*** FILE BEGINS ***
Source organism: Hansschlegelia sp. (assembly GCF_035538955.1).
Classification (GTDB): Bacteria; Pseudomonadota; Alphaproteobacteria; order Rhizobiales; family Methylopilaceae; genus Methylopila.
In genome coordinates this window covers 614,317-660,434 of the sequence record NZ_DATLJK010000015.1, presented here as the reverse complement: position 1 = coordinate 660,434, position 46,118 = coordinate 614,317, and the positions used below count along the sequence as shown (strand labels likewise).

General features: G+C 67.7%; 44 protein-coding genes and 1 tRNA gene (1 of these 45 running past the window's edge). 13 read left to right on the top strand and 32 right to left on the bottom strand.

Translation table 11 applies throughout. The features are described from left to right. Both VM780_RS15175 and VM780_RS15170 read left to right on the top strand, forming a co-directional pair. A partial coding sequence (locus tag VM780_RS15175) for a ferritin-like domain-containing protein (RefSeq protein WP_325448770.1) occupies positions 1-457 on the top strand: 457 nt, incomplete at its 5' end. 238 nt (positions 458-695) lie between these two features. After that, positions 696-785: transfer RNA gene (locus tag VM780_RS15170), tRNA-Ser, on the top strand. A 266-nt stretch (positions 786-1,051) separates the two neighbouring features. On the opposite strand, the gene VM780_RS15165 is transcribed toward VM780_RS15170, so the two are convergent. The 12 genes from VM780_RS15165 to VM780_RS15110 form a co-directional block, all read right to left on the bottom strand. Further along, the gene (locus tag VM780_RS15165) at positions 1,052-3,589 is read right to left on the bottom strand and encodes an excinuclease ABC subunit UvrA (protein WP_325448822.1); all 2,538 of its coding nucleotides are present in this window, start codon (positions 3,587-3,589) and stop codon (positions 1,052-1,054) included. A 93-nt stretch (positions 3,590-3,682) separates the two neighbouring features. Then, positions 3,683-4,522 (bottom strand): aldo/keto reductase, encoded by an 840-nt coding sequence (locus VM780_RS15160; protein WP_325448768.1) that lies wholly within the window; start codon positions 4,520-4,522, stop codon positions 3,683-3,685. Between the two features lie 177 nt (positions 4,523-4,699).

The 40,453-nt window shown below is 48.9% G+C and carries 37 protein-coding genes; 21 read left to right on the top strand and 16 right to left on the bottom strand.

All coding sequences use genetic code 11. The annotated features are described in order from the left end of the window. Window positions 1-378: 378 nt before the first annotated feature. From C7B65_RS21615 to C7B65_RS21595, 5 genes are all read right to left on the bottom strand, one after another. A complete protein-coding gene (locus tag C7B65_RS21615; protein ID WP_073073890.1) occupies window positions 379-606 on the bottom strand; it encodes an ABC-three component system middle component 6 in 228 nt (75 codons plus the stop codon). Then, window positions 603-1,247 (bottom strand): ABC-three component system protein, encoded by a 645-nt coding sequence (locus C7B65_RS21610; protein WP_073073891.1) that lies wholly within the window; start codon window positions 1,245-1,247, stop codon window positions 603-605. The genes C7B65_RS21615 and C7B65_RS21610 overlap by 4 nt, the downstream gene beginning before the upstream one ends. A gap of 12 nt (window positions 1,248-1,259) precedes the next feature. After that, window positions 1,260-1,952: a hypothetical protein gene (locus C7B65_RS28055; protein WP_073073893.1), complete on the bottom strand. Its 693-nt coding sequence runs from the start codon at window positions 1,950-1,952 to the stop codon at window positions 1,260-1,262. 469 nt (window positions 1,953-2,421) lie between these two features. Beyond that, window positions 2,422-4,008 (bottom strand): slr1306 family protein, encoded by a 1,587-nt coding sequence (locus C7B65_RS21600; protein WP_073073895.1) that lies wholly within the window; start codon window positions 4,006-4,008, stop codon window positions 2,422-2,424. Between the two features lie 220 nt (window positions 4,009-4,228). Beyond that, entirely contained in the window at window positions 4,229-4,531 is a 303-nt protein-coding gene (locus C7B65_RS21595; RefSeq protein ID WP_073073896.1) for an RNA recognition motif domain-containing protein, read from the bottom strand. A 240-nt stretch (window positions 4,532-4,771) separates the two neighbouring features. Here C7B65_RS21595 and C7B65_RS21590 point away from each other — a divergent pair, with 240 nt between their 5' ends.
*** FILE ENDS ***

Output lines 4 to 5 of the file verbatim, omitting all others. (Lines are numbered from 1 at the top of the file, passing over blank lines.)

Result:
General features: G+C 67.7%; 44 protein-coding genes and 1 tRNA gene (1 of these 45 running past the window's edge). 13 read left to right on the top strand and 32 right to left on the bottom strand.

Translation table 11 applies throughout. The features are described from left to right. Both VM780_RS15175 and VM780_RS15170 read left to right on the top strand, forming a co-directional pair. A partial coding sequence (locus tag VM780_RS15175) for a ferritin-like domain-containing protein (RefSeq protein WP_325448770.1) occupies positions 1-457 on the top strand: 457 nt, incomplete at its 5' end. 238 nt (positions 458-695) lie between these two features. After that, positions 696-785: transfer RNA gene (locus tag VM780_RS15170), tRNA-Ser, on the top strand. A 266-nt stretch (positions 786-1,051) separates the two neighbouring features. On the opposite strand, the gene VM780_RS15165 is transcribed toward VM780_RS15170, so the two are convergent. The 12 genes from VM780_RS15165 to VM780_RS15110 form a co-directional block, all read right to left on the bottom strand. Further along, the gene (locus tag VM780_RS15165) at positions 1,052-3,589 is read right to left on the bottom strand and encodes an excinuclease ABC subunit UvrA (protein WP_325448822.1); all 2,538 of its coding nucleotides are present in this window, start codon (positions 3,587-3,589) and stop codon (positions 1,052-1,054) included. A 93-nt stretch (positions 3,590-3,682) separates the two neighbouring features. Then, positions 3,683-4,522 (bottom strand): aldo/keto reductase, encoded by an 840-nt coding sequence (locus VM780_RS15160; protein WP_325448768.1) that lies wholly within the window; start codon positions 4,520-4,522, stop codon positions 3,683-3,685. Between the two features lie 177 nt (positions 4,523-4,699).